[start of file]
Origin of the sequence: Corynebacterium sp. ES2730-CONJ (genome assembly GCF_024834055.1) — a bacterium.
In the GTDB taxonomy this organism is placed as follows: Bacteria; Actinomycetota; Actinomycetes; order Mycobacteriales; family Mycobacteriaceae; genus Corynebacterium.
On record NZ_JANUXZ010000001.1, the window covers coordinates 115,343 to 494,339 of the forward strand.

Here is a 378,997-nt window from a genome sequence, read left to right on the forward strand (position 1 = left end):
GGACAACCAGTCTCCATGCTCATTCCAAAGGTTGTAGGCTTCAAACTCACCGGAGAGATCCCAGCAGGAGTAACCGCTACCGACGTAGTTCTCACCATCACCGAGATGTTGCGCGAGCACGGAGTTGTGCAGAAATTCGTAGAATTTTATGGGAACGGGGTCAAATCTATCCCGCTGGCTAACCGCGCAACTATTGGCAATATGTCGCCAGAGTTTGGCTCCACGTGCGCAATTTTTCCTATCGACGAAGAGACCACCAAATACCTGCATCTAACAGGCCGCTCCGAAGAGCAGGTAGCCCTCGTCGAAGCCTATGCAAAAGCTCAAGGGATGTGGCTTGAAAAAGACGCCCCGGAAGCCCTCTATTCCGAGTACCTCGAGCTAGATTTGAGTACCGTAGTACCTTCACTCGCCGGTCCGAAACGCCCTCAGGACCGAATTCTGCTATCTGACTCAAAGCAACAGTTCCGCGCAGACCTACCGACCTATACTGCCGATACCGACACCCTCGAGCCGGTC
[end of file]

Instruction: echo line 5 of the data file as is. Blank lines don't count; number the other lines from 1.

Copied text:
GGACAACCAGTCTCCATGCTCATTCCAAAGGTTGTAGGCTTCAAACTCACCGGAGAGATCCCAGCAGGAGTAACCGCTACCGACGTAGTTCTCACCATCACCGAGATGTTGCGCGAGCACGGAGTTGTGCAGAAATTCGTAGAATTTTATGGGAACGGGGTCAAATCTATCCCGCTGGCTAACCGCGCAACTATTGGCAATATGTCGCCAGAGTTTGGCTCCACGTGCGCAATTTTTCCTATCGACGAAGAGACCACCAAATACCTGCATCTAACAGGCCGCTCCGAAGAGCAGGTAGCCCTCGTCGAAGCCTATGCAAAAGCTCAAGGGATGTGGCTTGAAAAAGACGCCCCGGAAGCCCTCTATTCCGAGTACCTCGAGCTAGATTTGAGTACCGTAGTACCTTCACTCGCCGGTCCGAAACGCCCTCAGGACCGAATTCTGCTATCTGACTCAAAGCAACAGTTCCGCGCAGACCTACCGACCTATACTGCCGATACCGACACCCTCGAGCCGGTC